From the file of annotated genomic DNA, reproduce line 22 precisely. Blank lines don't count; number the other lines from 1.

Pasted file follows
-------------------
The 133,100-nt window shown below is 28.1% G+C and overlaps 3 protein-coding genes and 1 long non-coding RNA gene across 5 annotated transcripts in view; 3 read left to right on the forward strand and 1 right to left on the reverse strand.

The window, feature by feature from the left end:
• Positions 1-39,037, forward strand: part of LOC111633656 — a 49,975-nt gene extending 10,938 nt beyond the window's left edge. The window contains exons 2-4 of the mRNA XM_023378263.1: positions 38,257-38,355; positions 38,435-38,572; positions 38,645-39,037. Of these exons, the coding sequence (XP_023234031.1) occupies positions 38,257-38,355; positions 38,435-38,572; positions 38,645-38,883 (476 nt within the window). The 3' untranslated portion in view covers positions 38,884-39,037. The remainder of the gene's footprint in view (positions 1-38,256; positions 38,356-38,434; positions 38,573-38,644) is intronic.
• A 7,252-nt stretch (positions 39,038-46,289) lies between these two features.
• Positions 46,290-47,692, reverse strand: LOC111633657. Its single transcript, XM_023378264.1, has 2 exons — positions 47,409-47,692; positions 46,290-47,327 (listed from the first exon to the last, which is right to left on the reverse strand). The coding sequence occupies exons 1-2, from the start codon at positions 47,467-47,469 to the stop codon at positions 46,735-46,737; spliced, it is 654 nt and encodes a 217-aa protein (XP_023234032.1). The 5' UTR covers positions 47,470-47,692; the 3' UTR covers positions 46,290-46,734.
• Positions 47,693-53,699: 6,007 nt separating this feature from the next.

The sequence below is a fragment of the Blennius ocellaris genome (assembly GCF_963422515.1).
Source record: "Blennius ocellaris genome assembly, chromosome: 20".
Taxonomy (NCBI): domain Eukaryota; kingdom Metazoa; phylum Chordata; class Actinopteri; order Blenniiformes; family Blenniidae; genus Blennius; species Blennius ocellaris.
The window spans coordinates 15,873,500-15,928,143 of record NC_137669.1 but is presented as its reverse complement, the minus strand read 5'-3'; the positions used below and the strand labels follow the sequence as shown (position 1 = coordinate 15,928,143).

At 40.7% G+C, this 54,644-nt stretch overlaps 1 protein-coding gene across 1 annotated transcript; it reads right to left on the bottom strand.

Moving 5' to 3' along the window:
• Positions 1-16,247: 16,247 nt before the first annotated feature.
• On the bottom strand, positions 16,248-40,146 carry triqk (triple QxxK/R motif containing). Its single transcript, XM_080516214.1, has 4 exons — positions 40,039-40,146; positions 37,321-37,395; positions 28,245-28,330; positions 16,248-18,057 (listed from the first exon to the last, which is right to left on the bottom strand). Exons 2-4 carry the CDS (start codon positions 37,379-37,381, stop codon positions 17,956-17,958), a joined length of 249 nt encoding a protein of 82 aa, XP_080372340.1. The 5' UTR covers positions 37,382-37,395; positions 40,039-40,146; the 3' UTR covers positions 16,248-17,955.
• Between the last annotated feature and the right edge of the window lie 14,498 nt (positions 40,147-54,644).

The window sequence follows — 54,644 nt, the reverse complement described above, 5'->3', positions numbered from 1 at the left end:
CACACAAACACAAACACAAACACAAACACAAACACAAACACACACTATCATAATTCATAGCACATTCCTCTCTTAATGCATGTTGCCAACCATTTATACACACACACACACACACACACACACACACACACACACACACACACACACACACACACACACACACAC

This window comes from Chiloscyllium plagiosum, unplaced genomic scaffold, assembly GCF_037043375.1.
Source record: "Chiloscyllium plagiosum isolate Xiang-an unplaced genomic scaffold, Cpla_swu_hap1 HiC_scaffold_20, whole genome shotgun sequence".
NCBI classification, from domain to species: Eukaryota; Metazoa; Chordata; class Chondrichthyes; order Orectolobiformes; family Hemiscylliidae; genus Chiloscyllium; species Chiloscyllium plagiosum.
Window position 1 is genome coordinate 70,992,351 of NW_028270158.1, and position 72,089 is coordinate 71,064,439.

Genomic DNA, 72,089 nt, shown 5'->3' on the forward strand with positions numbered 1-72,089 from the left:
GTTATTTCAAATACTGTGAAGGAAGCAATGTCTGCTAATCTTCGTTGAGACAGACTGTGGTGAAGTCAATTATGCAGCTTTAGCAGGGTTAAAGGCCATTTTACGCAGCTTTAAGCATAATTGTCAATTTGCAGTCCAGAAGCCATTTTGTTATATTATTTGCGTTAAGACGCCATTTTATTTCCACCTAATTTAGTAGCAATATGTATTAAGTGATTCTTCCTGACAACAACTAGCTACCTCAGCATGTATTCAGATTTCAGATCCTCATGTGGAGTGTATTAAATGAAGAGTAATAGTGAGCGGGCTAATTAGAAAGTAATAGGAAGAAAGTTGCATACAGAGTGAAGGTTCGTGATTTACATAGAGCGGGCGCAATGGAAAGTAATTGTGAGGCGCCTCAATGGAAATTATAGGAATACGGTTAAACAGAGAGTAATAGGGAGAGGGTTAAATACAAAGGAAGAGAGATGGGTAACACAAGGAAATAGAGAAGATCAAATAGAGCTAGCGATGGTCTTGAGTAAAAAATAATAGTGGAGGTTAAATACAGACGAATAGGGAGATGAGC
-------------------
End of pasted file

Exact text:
Genomic DNA, 72,089 nt, shown 5'->3' on the forward strand with positions numbered 1-72,089 from the left: